Woodpeckers were unusually common at the point today with a Hairy landing on the shack itself while a Downy, Pileated, and Yellow-bellied Sapsucker were noted during the morning and afternoon. The woods had a good number of birds in them but the species breakdown was the same as recent days.

Saturday, September 18, 2010

Just another LTJA

Red-necked Phalarope from St. Paul Island, AK

For the third time this season a Long-tailed Jaeger was found, but for the first time it wasn't just me that saw it. A light-morph juvenile flew past the point this morning to the delight of the 5-10 other birders present who got an unexpected treat. Not all that more common at the point were the 2 Red-necked Phalaropes that were working the breakers just off the point for a while early this afternoon. The birds really got going on the moderate W and W/NW winds that held through the day with an early morning shower ending about 8:00 a.m. really seeming to get the birds flying.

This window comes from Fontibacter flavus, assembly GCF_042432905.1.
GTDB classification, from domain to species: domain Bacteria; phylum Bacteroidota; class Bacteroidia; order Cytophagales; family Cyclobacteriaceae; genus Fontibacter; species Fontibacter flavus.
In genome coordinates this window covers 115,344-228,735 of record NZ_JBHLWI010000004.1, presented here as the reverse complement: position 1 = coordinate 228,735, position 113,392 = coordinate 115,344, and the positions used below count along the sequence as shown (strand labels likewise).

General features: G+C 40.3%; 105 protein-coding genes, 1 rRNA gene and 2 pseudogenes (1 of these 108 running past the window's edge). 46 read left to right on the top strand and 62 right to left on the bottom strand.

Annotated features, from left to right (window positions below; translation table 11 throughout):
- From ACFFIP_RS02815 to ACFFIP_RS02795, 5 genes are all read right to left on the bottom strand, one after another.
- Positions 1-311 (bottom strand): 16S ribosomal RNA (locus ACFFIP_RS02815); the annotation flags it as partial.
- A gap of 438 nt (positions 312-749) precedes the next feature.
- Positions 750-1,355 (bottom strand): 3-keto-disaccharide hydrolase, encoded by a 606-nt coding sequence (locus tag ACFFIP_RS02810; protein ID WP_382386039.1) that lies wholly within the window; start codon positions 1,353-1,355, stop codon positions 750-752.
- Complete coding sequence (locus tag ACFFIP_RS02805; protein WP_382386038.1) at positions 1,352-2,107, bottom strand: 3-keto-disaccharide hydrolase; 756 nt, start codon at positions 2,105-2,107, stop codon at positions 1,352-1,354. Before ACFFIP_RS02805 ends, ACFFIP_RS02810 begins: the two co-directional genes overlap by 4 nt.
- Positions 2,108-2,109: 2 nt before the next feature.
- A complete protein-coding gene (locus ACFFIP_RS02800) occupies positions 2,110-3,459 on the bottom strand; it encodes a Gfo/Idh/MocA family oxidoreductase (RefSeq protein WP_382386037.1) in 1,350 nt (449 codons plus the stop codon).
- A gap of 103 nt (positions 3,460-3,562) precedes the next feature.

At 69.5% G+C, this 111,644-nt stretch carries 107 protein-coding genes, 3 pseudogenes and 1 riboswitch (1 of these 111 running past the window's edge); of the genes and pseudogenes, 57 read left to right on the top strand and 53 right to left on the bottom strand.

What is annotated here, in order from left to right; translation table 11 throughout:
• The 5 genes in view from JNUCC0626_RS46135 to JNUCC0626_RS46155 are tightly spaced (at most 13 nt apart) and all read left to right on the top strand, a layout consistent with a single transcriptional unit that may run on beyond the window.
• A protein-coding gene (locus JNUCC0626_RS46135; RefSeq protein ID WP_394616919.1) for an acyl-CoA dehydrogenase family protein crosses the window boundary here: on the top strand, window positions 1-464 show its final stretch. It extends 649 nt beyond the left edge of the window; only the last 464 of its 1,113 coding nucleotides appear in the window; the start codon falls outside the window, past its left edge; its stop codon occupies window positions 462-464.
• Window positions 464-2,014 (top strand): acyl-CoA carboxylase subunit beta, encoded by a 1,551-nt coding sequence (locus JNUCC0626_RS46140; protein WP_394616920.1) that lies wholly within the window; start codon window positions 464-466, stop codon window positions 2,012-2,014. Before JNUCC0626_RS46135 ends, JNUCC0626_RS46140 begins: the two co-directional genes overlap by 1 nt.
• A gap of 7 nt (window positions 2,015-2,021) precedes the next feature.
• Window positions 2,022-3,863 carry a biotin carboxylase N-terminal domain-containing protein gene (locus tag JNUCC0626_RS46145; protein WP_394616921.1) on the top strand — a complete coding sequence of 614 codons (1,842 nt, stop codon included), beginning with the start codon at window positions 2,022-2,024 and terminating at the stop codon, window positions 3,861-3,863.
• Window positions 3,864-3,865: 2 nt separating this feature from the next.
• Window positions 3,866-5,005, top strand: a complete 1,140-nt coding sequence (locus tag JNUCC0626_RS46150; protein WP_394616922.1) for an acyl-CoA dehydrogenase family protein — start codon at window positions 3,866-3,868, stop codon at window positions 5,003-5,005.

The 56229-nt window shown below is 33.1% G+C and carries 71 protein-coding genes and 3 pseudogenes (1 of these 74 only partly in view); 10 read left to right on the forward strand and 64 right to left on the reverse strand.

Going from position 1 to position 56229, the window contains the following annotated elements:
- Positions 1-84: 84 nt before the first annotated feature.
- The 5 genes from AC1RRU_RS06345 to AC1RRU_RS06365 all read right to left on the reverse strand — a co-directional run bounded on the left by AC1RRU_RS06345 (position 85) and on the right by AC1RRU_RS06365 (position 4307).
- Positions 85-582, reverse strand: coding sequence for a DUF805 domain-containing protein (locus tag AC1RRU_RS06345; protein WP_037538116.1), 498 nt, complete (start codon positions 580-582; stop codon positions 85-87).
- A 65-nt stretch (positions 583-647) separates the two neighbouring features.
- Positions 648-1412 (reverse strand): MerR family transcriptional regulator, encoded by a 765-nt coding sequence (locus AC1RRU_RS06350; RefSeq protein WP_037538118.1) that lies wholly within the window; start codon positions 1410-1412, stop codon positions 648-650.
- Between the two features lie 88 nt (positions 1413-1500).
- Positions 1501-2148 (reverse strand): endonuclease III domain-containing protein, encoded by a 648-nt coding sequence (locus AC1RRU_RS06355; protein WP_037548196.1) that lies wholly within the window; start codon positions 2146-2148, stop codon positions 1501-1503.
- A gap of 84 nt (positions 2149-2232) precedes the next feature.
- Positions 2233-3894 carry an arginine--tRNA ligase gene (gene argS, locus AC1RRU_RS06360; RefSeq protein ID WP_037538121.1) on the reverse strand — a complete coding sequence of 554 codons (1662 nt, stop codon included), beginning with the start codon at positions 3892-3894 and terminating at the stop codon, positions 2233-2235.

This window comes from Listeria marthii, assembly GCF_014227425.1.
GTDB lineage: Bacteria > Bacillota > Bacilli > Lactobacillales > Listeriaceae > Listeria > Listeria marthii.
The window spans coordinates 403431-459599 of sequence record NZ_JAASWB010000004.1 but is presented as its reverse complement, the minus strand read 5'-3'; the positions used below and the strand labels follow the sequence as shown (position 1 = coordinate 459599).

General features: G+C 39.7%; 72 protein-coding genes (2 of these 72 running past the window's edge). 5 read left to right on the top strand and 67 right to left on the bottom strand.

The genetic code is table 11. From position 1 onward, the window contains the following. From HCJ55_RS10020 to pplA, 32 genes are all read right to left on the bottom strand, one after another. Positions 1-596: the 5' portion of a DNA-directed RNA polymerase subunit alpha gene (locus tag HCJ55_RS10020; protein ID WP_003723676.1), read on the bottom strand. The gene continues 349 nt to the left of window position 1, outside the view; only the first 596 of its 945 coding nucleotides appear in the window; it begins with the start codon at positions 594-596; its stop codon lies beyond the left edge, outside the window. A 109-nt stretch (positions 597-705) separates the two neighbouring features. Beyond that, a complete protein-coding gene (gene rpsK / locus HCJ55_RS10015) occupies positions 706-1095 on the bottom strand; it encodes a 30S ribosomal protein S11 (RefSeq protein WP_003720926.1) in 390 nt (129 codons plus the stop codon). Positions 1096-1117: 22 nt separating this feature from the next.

Overall movement was similar to last weekend with 2000+ birds counted, the three most common being Red-necked Grebe (892), American Wigeon (384), and Common Tern (307). Overall duck numbers were much increased with dabbler diversity good including 14 Gadwall, 6 American Black Ducks, and 22 Northern Shovelers while divers were led by Greater Scaup that had its best day so far at 191 while Redhead was second at 59. Loon numbers remained almost unchanged with 31 Common and 5 Red-throateds noted while Horned Grebes had their best day at 24. Shorebird numbers continue to be very poor with a handful of Sanderlings being the only ones seen today.

Landbird numbers on the point were good this morning with large numbers of thrushes and sparrows joined by many of the late fall migrants at the beginning of their migration window. Warbler numbers were decent with 9+ species seen including Black-throated Blue and Northern Waterthrush. Falcons put on a good show this morning with 3 Merlins and a Peregrine hunting the exhausted passerines trying to make it safely across the lake.

Friday, September 17, 2010

I may have spoke too soon

Light-phase juvenile Parsitic Jaeger chasing a Ring-billed Gull

Well any day where the wind blows between 15 and 25 MPH from the wrong direction for bird migration would not be looked to for much movement and today was just that case. The wind was from the S all morning and afternoon and picked up with time, the forecast has it coming from the SW to NW for the next few days so hopefully this will just be a fluke poor day in an otherwise good weekend.